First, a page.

these are the posts tagged ‘plastic’:


the wild beaches of koh samui…

… are littered with trash. here’s a small collection of shoes photographed on a short beach stroll.



plastic bottles, fishing nets, styrofoam, toothbrushes… i could go on and on, with multiple series on different themes. the further away from a fancy resort, the more sprinkled the beaches become with plastic trash, to such an extreme where it feels pointless to even fill up a bag with the stuff, as it wouldn’t make the least bit of difference. it’s shocking and eye-opening: we humans did this, and it all ends up here.

the problem is well known. the island’s only incinerator hasn’t worked in years. it’s hard enough to find trash bins, let alone recycling containers, and it feels like the only recycling happening here is done by locals who go through the trash trying to find scrap materials to re-use or sell. the rest is buried or dumped, without much care.

truth be told, the way garbage is treated is only part of the problem here, and perhaps not even the main one — if anything, at least garbage isn’t hidden away. it’s just there, for all to see. the problem is that all of this is made in the first place.

and i mean, it’s one thing to not buy bottled water, or to always carry tote bags to the market… but these are such small things. i look around me and there’s plastic everywhere — from the keys in my keyboard, to the shutters in the windows. how do you live in a modern society without plastic or oil, things so common that they feel like extra elements of the periodic table? we need a bigger plan for this.

baby steps, people, baby steps.

times are changing. just last week, from on day to the other, china announced the law that portugal dismissed a month ago: the ban on plastic bags.
from june onwards, there will be a tax on plastic bags at supermarkets and all thiner bags will be banned. tibet regional government wants to go a little bit further and ban all kinds of plastic bags in the region.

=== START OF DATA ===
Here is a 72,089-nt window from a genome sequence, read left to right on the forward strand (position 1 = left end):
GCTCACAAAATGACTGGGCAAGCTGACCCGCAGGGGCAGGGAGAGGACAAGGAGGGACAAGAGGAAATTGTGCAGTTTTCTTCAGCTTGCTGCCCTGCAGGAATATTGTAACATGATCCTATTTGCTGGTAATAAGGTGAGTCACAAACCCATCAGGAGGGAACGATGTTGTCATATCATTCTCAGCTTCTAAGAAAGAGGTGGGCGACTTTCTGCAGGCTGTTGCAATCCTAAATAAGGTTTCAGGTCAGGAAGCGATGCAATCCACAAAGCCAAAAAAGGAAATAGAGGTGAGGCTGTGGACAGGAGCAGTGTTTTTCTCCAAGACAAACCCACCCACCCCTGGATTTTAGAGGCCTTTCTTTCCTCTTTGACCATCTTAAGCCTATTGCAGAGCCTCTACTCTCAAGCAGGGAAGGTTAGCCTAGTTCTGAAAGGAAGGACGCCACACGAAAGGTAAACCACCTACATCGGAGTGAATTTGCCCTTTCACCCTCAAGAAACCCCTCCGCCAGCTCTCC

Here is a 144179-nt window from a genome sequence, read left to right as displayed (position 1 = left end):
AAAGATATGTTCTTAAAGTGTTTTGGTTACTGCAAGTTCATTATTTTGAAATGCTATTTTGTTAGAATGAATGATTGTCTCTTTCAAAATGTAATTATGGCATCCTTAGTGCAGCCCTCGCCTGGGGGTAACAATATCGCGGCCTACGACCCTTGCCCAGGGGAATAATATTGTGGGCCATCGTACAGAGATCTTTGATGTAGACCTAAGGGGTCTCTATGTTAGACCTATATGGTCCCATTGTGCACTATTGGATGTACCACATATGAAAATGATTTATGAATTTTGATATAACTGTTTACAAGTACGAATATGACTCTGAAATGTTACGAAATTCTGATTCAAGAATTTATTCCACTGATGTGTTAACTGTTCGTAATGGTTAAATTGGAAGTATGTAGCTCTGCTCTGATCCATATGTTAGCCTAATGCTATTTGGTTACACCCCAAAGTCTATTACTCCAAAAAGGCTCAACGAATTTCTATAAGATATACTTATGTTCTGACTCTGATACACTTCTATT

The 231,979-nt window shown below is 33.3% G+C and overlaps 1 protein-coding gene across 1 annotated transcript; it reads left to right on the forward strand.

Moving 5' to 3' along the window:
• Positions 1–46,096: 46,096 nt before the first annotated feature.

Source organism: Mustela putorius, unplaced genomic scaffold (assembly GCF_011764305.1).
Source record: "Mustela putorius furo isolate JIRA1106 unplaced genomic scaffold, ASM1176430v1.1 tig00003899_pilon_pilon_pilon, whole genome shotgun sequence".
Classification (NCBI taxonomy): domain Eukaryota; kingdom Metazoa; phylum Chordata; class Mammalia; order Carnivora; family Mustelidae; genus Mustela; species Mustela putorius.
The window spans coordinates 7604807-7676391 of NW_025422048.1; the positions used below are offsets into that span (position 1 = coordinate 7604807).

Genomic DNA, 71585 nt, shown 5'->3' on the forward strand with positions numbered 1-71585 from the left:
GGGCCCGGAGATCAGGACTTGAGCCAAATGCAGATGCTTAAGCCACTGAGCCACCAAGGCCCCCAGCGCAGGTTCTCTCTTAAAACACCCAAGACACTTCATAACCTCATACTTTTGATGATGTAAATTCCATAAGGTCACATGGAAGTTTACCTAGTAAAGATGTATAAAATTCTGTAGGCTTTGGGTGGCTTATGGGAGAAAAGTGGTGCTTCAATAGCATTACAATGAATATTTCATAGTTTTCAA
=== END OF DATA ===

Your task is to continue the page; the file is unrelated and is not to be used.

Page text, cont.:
the planned outcome?

“With the right enforcement — that’s always the tricky part — and education campaigns, the upshot in China could be huge: China Trade News estimates that the country of 1.3 billion people must refine 5 million tons, or 37 million barrels, of crude oil every year to meet demand for plastic bags, which are used at a rate of 3 billion bags every day. Three billion. If that estimate is right, that means China uses as many bags in one month as the U.S. uses in a year–or that would mean that every day each Chinese citizen uses twice the amount of bags that each American uses.”

or “To put that into perspective, it would take Iceland about five years to use that much oil, but the USA would use that much oil in less than two days.

which is huge. australia came to the same conclusion and is studying a similar measure to the one planned for china:

“Australia is also considering a plastic bag ban, for implementation in 2009. But as Planet Ark founder Jon Dee points out, “the fact that China desires to do it in less than six months, I think is a sign that … we could do it faster than that.”

He continues: “The fact that the biggest country in the world, the biggest users of plastic bags, are moving to ban them … is extremely important, because if it can be done in China it can be done in any country in the world.”

quotes from treehuggershanghaiist and china time blog.